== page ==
6. Linking the forest core, fringe, and wider landscape.

  7. Building resilience to climate change and extreme weather.

  8. New technologies and techniques for biodiversity monitoring.

  9. Species (re)introductions and non-native species.

 

The following section provides examples of activities under each priority topic that were identified by workshop attendees as being strategically important and that will help to fill key evidence gaps; other activities may be considered for funding under the NFBF Strategic Research Programme, but those listed will be prioritised. Note that this list will be refreshed annually.

 

1. Distribution, abundance, and ecological impact of large grazing herbivores

 

  • Spatio-temporal distribution, abundance, and behaviour of livestock and deer.

 

  • Influence of large herbivore grazing on biodiversity in different habitats.

 

  • New technologies to monitor grazing herbivores and their impacts, e.g. drones.

 

  • Inventory of back-up grazing and potential for increased biodiversity and protection.

 

2. Management and restoration of designated habitats

 

  • Impact of current heathland management practises on biodiversity and soil health.

 

  • Identify mechanisms to reduce wildfire risk while maintaining biodiversity.

 

  • Changing dynamics of woodland habitats and impacts on priority species.

 

  • Identify impacts of wetland restoration on biodiversity and ecosystem services.

 

3. Recreational impacts on vulnerable habitats and species

 

  • Measure and mitigate impacts of dogs on vulnerable habitats and species.

 

  • Measure cumulative impacts of different recreational pressures.

 

4. Habitat mapping and ecosystem monitoring

 

  • Update vegetation / habitat maps to detect change and inform management.

 

  • Map the New Forest freshwater network including ephemeral waterbodies.

 

  • Identify habitat-based species assemblages and key indicators of good ecological status.

 

5. Pollution impacts on habitats and species

 

  • Measure impacts of pollution on New Forest waterbodies and their biodiversity.

 

6. Linking the forest core, fringe, and wider landscape 

 

  • Opportunity mapping for habitat creation / restoration and landscape-scale connectivity.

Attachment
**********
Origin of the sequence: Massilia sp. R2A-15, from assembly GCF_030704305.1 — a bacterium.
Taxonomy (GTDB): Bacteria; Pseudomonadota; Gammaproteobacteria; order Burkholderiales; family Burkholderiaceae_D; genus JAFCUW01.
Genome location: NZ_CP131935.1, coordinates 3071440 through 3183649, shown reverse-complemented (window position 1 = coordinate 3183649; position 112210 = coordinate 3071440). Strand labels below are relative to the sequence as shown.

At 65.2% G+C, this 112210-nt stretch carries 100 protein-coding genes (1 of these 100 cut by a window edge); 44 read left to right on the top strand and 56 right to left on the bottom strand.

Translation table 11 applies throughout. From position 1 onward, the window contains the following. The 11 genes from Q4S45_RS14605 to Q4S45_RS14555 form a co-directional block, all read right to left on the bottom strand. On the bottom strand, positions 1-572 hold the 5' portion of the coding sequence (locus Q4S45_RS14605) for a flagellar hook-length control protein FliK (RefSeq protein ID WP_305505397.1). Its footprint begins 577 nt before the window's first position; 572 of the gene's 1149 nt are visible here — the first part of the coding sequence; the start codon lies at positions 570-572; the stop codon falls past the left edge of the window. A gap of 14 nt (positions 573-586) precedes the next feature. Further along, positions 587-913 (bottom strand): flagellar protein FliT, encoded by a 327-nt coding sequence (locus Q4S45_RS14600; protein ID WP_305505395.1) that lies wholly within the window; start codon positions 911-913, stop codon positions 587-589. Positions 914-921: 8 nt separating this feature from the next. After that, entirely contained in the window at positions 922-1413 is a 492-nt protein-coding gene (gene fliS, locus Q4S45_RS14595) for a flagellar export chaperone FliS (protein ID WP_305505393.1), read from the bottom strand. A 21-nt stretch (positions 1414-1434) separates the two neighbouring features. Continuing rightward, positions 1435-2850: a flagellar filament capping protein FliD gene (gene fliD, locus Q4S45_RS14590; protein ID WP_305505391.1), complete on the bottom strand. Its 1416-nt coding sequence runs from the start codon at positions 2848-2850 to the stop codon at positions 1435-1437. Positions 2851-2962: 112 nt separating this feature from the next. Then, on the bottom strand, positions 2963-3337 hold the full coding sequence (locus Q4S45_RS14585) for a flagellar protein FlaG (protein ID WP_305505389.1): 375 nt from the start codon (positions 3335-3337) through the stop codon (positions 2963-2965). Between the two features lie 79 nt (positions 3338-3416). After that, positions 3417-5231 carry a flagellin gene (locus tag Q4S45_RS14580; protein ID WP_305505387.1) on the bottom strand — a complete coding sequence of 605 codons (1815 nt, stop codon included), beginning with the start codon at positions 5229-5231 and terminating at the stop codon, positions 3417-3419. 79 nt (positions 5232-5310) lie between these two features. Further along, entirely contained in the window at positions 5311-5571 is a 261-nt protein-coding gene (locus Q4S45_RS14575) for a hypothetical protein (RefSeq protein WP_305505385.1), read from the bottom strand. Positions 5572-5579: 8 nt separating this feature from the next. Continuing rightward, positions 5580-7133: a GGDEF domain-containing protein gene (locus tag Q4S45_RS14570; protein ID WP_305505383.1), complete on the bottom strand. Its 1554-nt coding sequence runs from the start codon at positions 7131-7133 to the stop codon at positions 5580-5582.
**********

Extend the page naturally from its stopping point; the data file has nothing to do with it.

7. Building resilience to climate change and extreme weather

 

  • Investigate impacts of climate change and extreme weather on habitats and species.

 

  • Develop climate resilience strategies to mitigate impacts of drought, fire, flooding etc.

 

8. New technologies and techniques for biodiversity monitoring

 

  • Use of eDNA to measure biodiversity in aquatic and subsurface habitats.

 

9. Species (re)introductions and non-native species

 

  • Investigate ecosystem impacts of increasing / reintroduced predator species.

 

  • Identify current and future vectors for non-native species.

 

The following topics were also identified as high priority by workshop attendees but will be covered by other mechanisms:

 

  • Increasing the knowledge base for under-recorded species and species interactions

 

Work on individual species and species interactions will be covered by other mechanisms including the NFBF Small Grant Scheme; this will include targeted surveys to develop baselines and establish trends for under-recorded species groups, including (but not restricted to) bats, small mammals, nocturnal wintering birds, aquatic and saproxylic invertebrates, heathland moths, fungi, bacteria, and coastal and marine species. Work on species interactions could, for example, include effects of ticks and other diseases on birds and other vertebrates, and influence of prey availability on breeding wader productivity. Studies into movements of priority species within and beyond the forest boundary will also be included here.

 

  • Increasing the quantity, quality, and accessibility of biodiversity data

 

The Forum is current exploring options for a biodiversity audit for the New Forest National Park, as well as a central directory of surveys and survey data. 

 

  • Building effective networks of stakeholders, volunteers, and citizen scientists

 

In addition to delivering the annual New Forest Biodiversity Conference, the Forum is developing online communications and resources (via the Hub) and has also recently submitted a proposal to Forestry England to support volunteers seeking to undertake ecological surveys on the Crown Lands.